PCJP Picks of the Week 8/28

lastlovesong

THE LAST LOVE SONG: A Biography of Joan Didion
by Tracy Daugherty

This brand new biography of the iconic Joan Didion is a superbly written work of research. Of course you know Joan from her provocative essays on culture, her careful novels, and her pieces that, as Daugherty says, "teach us how to live" (my favorite being On Self-Respect—read it now, thank me later). Now, through this magnetic story of her life, know her fascinating western background and her reflections on writing her work. This stunning book is, I promise you, not your dry and merely factual biography. Daughtery traces Didion's intellectual and creative growth, which is an opportunity that those who love to read and write would be remiss to forego.


 —Katie Eelman, media + events coordinator


 

joandidion

PLAY IT AS IT LAYS & THE WHITE ALBUM
by Joan Didion

To pair with Katie's recommendation, Joan Didion is simply one of the best. She won the Pulitzer Prize in 2005 for THE YEAR OF MAGICAL THINKINGa devastating and triumphant memoir of the loss of her husband and daughter the same year. That was my introduction to someone who I knew was a legend, so I had to dig deeper and read more and found these two gems: PLAY IT AS IT LAYS may be my favorite fiction of hers and THE WHITE ALBUM, my favorite essay collection. You gotta read THE WHITE ALBUM at least for the title essay where she writes her intimate observations of Jim Morrison rehearsing with The Doors; it really puts you in the room. PLAY IT AS IT LAYS is a perfectly stylized novel of a complicated actress teetering on the edges of sanity amid messes of lovers and drugs. Check out this review.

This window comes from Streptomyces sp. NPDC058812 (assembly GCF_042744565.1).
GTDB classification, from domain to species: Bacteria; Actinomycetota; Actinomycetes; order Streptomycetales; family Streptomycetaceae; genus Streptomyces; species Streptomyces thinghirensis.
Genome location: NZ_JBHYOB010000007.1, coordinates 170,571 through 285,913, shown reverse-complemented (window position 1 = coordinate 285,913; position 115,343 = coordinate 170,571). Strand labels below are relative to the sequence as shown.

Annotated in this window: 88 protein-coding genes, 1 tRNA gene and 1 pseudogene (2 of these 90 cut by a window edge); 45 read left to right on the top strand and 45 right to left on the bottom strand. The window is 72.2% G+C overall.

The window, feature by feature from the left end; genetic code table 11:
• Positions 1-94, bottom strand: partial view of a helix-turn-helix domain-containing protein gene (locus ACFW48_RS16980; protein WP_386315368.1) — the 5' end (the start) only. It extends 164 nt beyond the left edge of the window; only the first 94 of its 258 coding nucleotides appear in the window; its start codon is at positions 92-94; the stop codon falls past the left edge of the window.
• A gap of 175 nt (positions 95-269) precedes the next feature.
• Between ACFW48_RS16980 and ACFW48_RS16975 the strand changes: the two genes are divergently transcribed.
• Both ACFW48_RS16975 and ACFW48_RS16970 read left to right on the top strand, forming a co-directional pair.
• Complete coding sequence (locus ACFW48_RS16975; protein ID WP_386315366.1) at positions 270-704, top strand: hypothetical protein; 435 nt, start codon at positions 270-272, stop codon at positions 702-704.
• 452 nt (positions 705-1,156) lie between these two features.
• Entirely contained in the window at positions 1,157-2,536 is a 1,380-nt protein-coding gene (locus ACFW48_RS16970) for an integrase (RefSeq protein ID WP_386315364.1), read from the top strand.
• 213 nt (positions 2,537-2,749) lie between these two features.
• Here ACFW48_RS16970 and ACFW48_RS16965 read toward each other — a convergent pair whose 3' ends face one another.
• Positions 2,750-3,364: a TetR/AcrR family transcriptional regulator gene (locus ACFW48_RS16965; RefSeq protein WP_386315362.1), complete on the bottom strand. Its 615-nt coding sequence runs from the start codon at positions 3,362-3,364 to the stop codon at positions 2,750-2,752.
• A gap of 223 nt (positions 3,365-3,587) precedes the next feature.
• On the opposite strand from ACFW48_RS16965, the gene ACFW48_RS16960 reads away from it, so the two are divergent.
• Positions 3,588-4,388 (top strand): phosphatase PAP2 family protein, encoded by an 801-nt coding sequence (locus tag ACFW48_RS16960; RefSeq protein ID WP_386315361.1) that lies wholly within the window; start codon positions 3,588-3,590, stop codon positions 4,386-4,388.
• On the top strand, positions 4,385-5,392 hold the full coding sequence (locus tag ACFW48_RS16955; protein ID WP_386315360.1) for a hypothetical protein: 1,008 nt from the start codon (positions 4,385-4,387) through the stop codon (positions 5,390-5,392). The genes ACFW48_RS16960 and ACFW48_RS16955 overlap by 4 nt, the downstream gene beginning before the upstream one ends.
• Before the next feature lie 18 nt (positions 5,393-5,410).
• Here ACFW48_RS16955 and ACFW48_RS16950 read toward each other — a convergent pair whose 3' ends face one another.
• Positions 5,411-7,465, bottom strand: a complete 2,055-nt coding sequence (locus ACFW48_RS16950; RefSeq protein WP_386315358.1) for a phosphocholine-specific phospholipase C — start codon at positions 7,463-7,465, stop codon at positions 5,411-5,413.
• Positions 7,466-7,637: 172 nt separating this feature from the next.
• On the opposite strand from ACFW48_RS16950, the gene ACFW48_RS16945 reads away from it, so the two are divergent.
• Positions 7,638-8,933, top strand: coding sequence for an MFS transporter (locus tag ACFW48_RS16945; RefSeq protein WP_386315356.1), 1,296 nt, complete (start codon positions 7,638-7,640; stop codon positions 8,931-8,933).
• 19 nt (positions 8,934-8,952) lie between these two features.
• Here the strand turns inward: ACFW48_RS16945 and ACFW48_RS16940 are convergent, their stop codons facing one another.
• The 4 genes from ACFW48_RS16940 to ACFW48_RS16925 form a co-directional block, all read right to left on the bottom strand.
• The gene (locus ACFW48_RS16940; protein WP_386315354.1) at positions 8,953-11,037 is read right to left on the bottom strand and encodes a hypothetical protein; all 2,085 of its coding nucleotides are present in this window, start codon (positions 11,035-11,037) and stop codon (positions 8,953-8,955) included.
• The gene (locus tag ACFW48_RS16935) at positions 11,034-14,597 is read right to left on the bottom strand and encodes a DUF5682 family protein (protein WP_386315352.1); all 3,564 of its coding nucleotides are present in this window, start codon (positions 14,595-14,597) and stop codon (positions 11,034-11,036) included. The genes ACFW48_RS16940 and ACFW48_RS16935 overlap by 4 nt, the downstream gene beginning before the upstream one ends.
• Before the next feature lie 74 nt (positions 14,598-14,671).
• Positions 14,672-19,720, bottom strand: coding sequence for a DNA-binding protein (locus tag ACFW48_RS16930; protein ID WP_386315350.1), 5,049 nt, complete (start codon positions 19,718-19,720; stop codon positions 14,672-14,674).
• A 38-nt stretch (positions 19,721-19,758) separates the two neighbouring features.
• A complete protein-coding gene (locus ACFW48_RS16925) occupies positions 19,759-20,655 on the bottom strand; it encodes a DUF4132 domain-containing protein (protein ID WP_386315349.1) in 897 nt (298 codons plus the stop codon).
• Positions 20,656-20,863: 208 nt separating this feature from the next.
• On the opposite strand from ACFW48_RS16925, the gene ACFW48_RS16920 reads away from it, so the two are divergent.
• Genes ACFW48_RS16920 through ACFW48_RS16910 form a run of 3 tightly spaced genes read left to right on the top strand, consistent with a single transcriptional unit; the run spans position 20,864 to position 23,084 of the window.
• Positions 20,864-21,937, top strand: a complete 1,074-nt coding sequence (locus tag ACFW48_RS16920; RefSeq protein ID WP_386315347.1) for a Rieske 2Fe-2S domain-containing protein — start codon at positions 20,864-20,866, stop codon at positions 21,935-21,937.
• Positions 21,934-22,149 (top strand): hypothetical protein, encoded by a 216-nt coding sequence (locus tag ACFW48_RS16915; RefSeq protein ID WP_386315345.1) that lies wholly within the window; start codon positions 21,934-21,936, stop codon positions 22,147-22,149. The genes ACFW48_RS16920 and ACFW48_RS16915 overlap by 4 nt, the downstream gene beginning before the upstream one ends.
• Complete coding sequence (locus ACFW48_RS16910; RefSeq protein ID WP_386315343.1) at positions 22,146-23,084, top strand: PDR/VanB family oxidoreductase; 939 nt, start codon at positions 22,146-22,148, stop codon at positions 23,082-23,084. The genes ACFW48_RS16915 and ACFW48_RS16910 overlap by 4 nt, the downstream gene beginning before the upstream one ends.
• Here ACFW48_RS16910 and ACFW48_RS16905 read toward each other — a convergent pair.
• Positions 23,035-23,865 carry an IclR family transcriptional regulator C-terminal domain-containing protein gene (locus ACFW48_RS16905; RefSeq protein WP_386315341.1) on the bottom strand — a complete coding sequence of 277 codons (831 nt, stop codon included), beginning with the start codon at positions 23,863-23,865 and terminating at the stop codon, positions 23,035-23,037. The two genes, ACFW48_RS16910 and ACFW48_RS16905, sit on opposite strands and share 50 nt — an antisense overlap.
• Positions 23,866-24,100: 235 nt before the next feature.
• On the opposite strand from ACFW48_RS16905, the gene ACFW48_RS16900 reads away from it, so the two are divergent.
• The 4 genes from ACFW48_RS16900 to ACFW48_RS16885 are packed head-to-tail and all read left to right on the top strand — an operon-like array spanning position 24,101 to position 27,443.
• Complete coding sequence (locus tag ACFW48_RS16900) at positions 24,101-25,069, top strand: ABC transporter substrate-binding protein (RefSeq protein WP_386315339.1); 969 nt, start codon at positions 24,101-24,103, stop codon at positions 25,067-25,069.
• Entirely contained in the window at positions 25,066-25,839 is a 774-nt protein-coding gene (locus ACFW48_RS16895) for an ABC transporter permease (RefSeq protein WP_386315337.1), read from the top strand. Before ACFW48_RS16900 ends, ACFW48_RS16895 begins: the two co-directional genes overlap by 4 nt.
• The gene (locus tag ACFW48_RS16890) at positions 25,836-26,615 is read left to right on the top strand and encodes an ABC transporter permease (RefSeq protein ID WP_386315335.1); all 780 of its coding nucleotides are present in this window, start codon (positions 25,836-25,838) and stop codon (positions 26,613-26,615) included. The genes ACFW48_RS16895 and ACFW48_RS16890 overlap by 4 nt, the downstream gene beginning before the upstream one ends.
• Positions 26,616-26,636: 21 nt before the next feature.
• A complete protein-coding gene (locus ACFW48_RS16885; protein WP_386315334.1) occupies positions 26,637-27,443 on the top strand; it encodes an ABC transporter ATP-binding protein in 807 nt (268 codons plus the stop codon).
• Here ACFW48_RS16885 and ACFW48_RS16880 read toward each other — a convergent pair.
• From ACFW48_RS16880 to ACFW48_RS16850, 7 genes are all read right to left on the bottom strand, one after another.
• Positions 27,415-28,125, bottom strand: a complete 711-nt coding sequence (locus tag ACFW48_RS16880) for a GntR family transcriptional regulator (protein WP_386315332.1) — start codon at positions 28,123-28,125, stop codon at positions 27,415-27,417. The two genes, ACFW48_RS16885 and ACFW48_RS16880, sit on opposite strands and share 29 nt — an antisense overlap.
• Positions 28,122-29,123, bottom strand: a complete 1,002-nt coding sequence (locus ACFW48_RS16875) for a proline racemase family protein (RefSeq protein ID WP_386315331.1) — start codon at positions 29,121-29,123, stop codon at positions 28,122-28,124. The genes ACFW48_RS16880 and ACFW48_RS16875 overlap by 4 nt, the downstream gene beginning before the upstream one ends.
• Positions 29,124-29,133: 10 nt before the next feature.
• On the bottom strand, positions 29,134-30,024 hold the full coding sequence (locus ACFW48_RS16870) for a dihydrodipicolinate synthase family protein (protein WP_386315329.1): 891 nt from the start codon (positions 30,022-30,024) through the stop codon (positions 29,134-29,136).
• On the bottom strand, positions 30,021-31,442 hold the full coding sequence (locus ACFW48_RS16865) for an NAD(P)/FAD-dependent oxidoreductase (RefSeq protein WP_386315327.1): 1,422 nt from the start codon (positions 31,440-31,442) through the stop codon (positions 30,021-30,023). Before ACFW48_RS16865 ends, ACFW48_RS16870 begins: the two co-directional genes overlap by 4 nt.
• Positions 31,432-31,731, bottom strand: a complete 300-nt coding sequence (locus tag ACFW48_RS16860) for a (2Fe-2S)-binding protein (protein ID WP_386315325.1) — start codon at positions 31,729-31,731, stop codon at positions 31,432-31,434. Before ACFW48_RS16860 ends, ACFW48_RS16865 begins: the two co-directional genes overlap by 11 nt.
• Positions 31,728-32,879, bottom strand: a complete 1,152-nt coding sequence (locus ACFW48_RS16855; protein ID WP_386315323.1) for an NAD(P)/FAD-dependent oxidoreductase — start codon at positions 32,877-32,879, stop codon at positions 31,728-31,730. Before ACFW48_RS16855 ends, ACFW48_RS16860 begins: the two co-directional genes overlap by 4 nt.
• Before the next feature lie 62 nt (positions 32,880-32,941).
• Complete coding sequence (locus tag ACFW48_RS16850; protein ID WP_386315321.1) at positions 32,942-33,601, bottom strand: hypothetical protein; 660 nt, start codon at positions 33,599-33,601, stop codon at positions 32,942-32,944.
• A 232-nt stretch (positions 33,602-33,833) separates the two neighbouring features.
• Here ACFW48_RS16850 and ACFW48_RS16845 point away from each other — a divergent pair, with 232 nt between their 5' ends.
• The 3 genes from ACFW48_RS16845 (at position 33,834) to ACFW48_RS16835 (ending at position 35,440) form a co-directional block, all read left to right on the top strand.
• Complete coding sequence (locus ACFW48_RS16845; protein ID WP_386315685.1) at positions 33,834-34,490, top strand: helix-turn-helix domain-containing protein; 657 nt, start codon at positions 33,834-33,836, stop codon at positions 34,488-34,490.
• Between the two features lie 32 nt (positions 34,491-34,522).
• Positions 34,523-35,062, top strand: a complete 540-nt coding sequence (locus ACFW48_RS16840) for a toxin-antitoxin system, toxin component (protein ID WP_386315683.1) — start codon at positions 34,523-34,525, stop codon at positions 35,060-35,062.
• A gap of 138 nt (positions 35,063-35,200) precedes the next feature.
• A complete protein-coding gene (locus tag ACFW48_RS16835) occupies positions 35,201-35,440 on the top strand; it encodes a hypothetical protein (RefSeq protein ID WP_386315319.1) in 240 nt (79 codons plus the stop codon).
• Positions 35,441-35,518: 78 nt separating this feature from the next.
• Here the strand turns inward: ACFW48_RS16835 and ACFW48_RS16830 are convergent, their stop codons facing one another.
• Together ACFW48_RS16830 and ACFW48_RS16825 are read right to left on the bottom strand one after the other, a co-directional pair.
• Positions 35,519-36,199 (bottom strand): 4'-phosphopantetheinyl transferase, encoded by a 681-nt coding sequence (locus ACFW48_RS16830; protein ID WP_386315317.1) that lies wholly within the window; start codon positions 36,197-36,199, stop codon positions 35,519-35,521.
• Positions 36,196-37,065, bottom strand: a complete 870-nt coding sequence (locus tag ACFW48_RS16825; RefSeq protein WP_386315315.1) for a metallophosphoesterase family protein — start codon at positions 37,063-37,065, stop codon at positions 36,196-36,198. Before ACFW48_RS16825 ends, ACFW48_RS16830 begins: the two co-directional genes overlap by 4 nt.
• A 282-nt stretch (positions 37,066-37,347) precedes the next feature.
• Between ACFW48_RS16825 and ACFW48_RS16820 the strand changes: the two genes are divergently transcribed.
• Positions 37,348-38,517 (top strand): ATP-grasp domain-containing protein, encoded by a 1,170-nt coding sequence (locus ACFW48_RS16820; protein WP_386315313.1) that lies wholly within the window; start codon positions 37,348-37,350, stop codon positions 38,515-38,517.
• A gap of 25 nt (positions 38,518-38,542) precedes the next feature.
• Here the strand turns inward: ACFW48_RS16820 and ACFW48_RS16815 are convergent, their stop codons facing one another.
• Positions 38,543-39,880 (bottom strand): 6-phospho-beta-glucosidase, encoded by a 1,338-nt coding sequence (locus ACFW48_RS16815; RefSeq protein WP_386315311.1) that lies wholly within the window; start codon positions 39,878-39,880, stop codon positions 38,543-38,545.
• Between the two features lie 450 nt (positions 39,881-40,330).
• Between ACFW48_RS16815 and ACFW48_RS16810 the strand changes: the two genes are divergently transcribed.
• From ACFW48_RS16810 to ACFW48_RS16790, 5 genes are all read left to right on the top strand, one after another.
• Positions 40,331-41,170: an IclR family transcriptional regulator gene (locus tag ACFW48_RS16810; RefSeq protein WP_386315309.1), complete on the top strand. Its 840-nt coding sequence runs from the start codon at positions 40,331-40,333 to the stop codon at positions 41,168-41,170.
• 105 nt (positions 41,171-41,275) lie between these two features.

—Kate Layte, Owner + Manager

 

eileen

EILEEN 
by Ottessa Moshfegh


Set in a juvenile detention center outside of Boston, EILEEN is a novel of obsession, madness, and violence narrated by Eileen five decades after the events of the story take place. Moshfegh writes with the poetic elegance of Lydia Davis and the gripping, emotionless turpitude of Cormac McCarthy, but is still uniquely Moshfeghian (her voice definitely deserves an eponym). This book is exhilarating and darkly witty, and I wanted to sink into each sentence but also felt propelled onward.

—John Cleary, bookseller